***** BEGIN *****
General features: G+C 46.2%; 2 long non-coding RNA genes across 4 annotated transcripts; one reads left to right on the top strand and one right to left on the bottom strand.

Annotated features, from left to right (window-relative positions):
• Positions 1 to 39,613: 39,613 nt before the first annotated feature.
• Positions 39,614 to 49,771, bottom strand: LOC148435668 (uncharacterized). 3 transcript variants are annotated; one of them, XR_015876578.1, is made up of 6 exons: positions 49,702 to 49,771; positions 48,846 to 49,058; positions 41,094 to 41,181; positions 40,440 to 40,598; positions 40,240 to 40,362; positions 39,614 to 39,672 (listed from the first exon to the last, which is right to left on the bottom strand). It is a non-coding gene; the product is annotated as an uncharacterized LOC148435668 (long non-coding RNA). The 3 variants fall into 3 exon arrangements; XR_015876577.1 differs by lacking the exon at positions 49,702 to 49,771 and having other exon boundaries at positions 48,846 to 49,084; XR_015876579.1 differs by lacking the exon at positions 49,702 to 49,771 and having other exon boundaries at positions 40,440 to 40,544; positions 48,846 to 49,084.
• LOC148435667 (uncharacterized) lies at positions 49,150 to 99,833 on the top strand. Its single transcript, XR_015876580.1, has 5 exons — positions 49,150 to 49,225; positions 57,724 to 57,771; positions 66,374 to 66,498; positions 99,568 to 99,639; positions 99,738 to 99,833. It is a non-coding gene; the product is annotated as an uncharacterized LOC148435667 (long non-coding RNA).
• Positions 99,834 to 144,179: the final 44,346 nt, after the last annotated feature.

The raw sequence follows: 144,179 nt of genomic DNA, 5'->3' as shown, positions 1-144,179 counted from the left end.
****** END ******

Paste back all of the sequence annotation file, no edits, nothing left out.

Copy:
General features: G+C 46.2%; 2 long non-coding RNA genes across 4 annotated transcripts; one reads left to right on the top strand and one right to left on the bottom strand.

Annotated features, from left to right (window-relative positions):
• Positions 1 to 39,613: 39,613 nt before the first annotated feature.
• Positions 39,614 to 49,771, bottom strand: LOC148435668 (uncharacterized). 3 transcript variants are annotated; one of them, XR_015876578.1, is made up of 6 exons: positions 49,702 to 49,771; positions 48,846 to 49,058; positions 41,094 to 41,181; positions 40,440 to 40,598; positions 40,240 to 40,362; positions 39,614 to 39,672 (listed from the first exon to the last, which is right to left on the bottom strand). It is a non-coding gene; the product is annotated as an uncharacterized LOC148435668 (long non-coding RNA). The 3 variants fall into 3 exon arrangements; XR_015876577.1 differs by lacking the exon at positions 49,702 to 49,771 and having other exon boundaries at positions 48,846 to 49,084; XR_015876579.1 differs by lacking the exon at positions 49,702 to 49,771 and having other exon boundaries at positions 40,440 to 40,544; positions 48,846 to 49,084.
• LOC148435667 (uncharacterized) lies at positions 49,150 to 99,833 on the top strand. Its single transcript, XR_015876580.1, has 5 exons — positions 49,150 to 49,225; positions 57,724 to 57,771; positions 66,374 to 66,498; positions 99,568 to 99,639; positions 99,738 to 99,833. It is a non-coding gene; the product is annotated as an uncharacterized LOC148435667 (long non-coding RNA).
• Positions 99,834 to 144,179: the final 44,346 nt, after the last annotated feature.

The raw sequence follows: 144,179 nt of genomic DNA, 5'->3' as shown, positions 1-144,179 counted from the left end.